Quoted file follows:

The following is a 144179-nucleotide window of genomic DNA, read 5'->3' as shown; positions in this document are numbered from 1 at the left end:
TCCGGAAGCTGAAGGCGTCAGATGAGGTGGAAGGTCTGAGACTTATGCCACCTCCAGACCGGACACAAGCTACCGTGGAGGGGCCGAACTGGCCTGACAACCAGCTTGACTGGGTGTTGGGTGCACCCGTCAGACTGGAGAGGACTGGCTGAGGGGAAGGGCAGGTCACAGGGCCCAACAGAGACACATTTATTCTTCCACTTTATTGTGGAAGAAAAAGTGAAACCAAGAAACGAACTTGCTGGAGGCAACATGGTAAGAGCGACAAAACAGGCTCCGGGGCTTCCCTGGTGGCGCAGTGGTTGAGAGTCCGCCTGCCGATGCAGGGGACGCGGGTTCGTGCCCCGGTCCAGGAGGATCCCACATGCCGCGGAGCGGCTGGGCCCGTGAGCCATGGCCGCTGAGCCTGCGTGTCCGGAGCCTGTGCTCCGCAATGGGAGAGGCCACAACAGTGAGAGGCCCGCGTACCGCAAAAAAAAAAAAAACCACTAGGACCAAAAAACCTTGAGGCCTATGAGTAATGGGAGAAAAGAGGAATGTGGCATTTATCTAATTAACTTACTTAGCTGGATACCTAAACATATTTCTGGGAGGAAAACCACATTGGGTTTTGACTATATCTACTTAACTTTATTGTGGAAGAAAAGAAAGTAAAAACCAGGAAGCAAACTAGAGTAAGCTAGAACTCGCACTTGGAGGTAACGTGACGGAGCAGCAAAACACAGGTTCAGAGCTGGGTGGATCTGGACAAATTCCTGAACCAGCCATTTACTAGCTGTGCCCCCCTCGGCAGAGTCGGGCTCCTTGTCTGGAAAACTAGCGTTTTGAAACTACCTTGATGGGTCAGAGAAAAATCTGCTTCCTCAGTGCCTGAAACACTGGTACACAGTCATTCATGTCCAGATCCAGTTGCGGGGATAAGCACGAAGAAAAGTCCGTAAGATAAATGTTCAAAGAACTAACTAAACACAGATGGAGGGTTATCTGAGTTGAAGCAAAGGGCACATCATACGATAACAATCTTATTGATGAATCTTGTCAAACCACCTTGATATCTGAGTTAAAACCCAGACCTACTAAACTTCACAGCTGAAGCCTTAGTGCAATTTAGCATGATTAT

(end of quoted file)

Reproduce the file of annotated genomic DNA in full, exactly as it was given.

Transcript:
The following is a 144179-nucleotide window of genomic DNA, read 5'->3' as shown; positions in this document are numbered from 1 at the left end:
TCCGGAAGCTGAAGGCGTCAGATGAGGTGGAAGGTCTGAGACTTATGCCACCTCCAGACCGGACACAAGCTACCGTGGAGGGGCCGAACTGGCCTGACAACCAGCTTGACTGGGTGTTGGGTGCACCCGTCAGACTGGAGAGGACTGGCTGAGGGGAAGGGCAGGTCACAGGGCCCAACAGAGACACATTTATTCTTCCACTTTATTGTGGAAGAAAAAGTGAAACCAAGAAACGAACTTGCTGGAGGCAACATGGTAAGAGCGACAAAACAGGCTCCGGGGCTTCCCTGGTGGCGCAGTGGTTGAGAGTCCGCCTGCCGATGCAGGGGACGCGGGTTCGTGCCCCGGTCCAGGAGGATCCCACATGCCGCGGAGCGGCTGGGCCCGTGAGCCATGGCCGCTGAGCCTGCGTGTCCGGAGCCTGTGCTCCGCAATGGGAGAGGCCACAACAGTGAGAGGCCCGCGTACCGCAAAAAAAAAAAAAACCACTAGGACCAAAAAACCTTGAGGCCTATGAGTAATGGGAGAAAAGAGGAATGTGGCATTTATCTAATTAACTTACTTAGCTGGATACCTAAACATATTTCTGGGAGGAAAACCACATTGGGTTTTGACTATATCTACTTAACTTTATTGTGGAAGAAAAGAAAGTAAAAACCAGGAAGCAAACTAGAGTAAGCTAGAACTCGCACTTGGAGGTAACGTGACGGAGCAGCAAAACACAGGTTCAGAGCTGGGTGGATCTGGACAAATTCCTGAACCAGCCATTTACTAGCTGTGCCCCCCTCGGCAGAGTCGGGCTCCTTGTCTGGAAAACTAGCGTTTTGAAACTACCTTGATGGGTCAGAGAAAAATCTGCTTCCTCAGTGCCTGAAACACTGGTACACAGTCATTCATGTCCAGATCCAGTTGCGGGGATAAGCACGAAGAAAAGTCCGTAAGATAAATGTTCAAAGAACTAACTAAACACAGATGGAGGGTTATCTGAGTTGAAGCAAAGGGCACATCATACGATAACAATCTTATTGATGAATCTTGTCAAACCACCTTGATATCTGAGTTAAAACCCAGACCTACTAAACTTCACAGCTGAAGCCTTAGTGCAATTTAGCATGATTAT